Jewish Volunteers Prepare Bodies Of Pittsburgh Shooting Victims For Burial
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Pittsburgh Shooting

Jewish Volunteers Prepare Bodies Of Pittsburgh Shooting Victims For Burial

The scene of a mass hooting at the Tree of Life Synagogue in the Squirrel Hill neighborhood on October 27, 2018 in Pittsburgh, Pennsylvania. Getty Images
The scene of a mass hooting at the Tree of Life Synagogue in the Squirrel Hill neighborhood on October 27, 2018 in Pittsburgh, Pennsylvania. Getty Images

Volunteers associated with the Jewish burial organization famous for its work at the scene of terrorist attacks in Israel waited all night at the Tree of Life Congregation in Pittsburgh to prepare the bodies of Saturday’s shooting victims.

The volunteers waited at the scene all night for permission to enter the synagogue as the bodies remained on the floor, ZAKA Search and Rescue USA said in a statement. According to the ZAKA statement, after the volunteers were allowed to enter on Sunday morning, thy prepared the bodies, a process which included collecting blood at the scene for burial with the bodies.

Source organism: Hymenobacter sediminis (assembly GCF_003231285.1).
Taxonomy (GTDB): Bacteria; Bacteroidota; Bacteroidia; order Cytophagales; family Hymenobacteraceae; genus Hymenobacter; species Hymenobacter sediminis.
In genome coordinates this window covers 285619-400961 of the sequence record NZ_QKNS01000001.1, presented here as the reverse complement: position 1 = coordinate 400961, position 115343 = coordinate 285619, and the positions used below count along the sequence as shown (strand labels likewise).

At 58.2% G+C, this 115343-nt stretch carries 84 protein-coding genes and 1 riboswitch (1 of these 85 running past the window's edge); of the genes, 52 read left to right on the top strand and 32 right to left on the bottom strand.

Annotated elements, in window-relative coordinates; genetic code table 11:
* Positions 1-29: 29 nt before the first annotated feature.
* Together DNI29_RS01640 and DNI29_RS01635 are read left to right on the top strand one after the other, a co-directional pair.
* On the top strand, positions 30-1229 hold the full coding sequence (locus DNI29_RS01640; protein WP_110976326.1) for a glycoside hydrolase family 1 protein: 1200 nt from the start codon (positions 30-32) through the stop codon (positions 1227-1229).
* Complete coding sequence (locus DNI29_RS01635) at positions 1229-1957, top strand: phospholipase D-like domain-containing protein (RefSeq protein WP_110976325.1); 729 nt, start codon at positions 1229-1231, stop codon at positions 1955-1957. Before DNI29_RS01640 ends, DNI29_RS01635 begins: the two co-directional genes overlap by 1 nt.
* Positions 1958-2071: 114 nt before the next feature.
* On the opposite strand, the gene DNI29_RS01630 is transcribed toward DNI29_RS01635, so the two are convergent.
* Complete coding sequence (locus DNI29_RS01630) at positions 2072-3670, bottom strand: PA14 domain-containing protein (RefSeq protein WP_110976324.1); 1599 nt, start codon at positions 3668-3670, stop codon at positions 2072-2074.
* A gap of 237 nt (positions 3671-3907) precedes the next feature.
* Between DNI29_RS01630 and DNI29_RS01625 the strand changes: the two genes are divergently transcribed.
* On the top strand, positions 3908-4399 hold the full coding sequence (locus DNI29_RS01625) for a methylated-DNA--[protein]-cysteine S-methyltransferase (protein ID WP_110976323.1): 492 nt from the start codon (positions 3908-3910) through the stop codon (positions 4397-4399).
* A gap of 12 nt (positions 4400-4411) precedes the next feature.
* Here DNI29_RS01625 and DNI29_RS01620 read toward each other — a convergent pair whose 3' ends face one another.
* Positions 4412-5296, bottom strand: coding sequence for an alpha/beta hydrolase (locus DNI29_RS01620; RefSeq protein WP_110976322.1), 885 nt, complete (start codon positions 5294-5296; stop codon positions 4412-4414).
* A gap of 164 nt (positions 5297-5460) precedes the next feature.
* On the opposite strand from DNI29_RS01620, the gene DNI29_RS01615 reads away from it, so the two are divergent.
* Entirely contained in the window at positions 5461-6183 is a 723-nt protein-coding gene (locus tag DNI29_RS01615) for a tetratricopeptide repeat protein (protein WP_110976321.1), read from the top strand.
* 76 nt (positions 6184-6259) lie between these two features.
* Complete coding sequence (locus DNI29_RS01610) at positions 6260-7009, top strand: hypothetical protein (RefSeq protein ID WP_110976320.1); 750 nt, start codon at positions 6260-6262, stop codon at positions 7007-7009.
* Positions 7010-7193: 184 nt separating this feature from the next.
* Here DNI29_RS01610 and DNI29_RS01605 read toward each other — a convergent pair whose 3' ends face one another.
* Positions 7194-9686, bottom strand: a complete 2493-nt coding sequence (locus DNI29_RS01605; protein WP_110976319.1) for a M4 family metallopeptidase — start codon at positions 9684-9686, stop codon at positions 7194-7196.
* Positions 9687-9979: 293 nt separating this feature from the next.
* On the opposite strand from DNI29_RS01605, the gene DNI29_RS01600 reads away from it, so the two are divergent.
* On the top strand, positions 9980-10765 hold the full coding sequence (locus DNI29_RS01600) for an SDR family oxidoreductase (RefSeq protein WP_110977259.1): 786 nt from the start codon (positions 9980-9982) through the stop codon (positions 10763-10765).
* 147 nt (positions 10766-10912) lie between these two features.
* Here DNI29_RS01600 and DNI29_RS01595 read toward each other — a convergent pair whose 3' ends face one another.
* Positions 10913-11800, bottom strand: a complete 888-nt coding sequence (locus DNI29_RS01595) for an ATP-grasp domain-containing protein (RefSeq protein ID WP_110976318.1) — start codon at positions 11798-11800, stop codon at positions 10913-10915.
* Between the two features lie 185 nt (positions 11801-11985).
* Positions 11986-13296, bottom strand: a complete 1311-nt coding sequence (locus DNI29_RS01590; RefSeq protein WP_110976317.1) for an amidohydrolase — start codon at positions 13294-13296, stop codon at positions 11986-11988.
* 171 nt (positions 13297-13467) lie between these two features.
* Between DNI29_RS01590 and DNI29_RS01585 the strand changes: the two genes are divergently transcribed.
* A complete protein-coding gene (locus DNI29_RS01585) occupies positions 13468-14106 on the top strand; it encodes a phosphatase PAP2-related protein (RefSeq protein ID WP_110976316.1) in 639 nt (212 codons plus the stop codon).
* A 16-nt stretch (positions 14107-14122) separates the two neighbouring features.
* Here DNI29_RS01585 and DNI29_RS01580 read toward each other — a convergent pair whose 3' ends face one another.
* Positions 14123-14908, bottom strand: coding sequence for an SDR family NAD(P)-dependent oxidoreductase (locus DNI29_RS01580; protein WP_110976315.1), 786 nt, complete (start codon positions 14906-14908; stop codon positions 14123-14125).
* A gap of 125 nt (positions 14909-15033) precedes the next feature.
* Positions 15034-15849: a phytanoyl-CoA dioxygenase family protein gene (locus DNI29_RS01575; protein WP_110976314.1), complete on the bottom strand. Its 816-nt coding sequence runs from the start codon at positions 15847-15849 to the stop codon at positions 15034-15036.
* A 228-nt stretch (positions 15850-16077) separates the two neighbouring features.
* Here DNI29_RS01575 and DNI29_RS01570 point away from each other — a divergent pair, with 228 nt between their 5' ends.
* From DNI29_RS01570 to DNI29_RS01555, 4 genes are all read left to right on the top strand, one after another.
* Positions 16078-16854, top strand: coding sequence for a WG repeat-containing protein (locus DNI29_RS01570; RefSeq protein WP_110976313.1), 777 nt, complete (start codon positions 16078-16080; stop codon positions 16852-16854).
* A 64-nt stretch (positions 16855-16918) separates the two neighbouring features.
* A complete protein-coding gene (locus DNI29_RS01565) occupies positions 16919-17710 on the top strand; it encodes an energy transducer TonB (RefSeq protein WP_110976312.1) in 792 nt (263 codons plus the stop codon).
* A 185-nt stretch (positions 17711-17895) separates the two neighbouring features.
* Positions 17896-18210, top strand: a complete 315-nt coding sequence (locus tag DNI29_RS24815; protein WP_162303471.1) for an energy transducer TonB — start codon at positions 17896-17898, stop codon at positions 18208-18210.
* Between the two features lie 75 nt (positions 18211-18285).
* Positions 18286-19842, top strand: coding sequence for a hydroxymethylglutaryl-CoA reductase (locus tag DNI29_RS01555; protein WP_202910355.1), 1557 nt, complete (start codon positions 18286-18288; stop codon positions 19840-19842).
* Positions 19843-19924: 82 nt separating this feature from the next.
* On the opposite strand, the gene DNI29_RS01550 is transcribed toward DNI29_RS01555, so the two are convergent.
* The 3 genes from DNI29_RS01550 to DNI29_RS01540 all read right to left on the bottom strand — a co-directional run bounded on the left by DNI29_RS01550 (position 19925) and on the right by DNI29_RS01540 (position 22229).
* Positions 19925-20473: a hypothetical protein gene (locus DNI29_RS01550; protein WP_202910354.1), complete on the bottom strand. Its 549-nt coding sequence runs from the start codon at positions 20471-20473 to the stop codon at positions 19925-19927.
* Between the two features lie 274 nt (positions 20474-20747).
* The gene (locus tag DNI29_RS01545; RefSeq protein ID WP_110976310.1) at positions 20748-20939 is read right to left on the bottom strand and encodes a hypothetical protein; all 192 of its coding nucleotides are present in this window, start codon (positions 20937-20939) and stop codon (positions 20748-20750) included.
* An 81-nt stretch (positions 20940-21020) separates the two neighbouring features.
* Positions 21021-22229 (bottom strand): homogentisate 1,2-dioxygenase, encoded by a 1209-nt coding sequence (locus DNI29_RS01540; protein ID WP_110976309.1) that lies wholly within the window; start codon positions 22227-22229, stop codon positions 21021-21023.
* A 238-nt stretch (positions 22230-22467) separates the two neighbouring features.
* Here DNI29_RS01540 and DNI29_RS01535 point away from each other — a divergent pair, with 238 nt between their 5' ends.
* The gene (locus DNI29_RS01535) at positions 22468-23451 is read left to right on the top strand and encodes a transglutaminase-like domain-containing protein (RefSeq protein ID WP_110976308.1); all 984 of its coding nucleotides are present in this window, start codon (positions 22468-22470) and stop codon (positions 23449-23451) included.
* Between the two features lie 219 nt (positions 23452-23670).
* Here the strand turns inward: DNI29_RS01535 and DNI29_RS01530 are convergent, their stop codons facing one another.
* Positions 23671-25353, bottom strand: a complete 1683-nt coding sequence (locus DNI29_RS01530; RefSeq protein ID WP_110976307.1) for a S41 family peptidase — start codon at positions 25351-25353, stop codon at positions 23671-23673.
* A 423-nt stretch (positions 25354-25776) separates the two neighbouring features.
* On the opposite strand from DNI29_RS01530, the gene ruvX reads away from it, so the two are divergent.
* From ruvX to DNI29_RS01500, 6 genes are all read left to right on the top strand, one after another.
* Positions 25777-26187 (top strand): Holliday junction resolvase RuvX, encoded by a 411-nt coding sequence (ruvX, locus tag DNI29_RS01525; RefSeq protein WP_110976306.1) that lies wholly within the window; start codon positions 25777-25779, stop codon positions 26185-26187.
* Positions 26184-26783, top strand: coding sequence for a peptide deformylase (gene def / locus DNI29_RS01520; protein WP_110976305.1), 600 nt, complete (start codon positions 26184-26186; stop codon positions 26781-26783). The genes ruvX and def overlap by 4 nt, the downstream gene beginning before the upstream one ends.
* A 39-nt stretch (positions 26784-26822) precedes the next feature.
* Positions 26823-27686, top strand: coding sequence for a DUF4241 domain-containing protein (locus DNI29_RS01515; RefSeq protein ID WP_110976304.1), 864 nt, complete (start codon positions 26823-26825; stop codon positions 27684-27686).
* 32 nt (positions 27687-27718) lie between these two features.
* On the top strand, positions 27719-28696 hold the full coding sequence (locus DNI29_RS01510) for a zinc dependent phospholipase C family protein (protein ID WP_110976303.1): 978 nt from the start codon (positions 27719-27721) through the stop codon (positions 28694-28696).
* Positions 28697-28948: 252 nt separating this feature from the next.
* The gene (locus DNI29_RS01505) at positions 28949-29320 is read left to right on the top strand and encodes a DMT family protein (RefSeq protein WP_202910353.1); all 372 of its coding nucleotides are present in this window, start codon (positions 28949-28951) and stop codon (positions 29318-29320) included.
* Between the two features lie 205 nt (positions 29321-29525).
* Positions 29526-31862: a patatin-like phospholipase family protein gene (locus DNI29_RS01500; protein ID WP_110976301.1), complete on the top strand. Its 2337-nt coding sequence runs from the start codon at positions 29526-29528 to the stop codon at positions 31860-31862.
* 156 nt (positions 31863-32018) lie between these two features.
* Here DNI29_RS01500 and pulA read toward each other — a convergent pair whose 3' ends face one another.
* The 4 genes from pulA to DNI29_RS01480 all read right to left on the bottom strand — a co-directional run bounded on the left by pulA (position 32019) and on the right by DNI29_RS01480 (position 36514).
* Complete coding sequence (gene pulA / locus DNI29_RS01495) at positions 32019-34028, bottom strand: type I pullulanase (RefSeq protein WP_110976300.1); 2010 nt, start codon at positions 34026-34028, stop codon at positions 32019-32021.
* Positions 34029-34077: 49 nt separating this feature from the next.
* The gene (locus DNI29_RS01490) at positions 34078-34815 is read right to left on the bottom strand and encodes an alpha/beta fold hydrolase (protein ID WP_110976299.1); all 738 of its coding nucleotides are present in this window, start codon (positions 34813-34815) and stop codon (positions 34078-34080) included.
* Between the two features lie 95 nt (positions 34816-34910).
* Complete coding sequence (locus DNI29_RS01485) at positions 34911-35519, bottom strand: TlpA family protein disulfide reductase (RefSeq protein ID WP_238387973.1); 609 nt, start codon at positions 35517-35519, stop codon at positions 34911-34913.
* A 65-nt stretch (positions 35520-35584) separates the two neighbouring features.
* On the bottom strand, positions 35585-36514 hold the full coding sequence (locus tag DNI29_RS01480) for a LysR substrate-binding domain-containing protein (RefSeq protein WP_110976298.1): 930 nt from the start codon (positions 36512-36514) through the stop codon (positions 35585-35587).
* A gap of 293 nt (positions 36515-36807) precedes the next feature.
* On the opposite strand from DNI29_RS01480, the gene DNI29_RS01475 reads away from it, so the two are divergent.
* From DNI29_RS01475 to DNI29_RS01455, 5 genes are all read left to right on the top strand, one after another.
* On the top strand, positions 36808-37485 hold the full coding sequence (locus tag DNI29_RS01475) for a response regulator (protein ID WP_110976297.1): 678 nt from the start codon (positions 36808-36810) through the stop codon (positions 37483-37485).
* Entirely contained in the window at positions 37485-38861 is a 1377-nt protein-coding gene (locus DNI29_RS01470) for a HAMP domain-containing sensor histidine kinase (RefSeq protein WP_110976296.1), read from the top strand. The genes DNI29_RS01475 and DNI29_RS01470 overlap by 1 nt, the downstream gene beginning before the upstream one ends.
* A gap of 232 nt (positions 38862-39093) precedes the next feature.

The bodies were moved to the medical examiner’s office on Sunday morning, according to Robert Jones, the special agent in charge of the Pittsburgh Field Office.

In Israel, ZAKA volunteers are often among the first at an accident or terrorist scene, along with other first responders. They are generally permitted to proceed with their religious duties, simultaneous to the work being performed by medical and law enforcement teams.

The ZAKA statement described a hectic night, with the organization’s Israel-based international rescue chief, Mati Goldstein, communicating all night with the local ZAKA commander, Rabbi Elisar Admon, and the local Jewish community. Goldstein briefed them on how to act in the aftermath of a mass casualty incident, in particular how to treat the scene and prepare the bodies for burial in accordance to Jewish law, while cooperating with the local emergency forces and the FBI.

Admon, who was born in Israel and worked with ZAKA there before moving to the United States, spoke Sunday to Army Radio in Israel about navigating the situation. “We are trying to work with the Pittsburgh police, but it is difficult because they don’t understand our needs,” he said, adding, “They are not taking any chances.”

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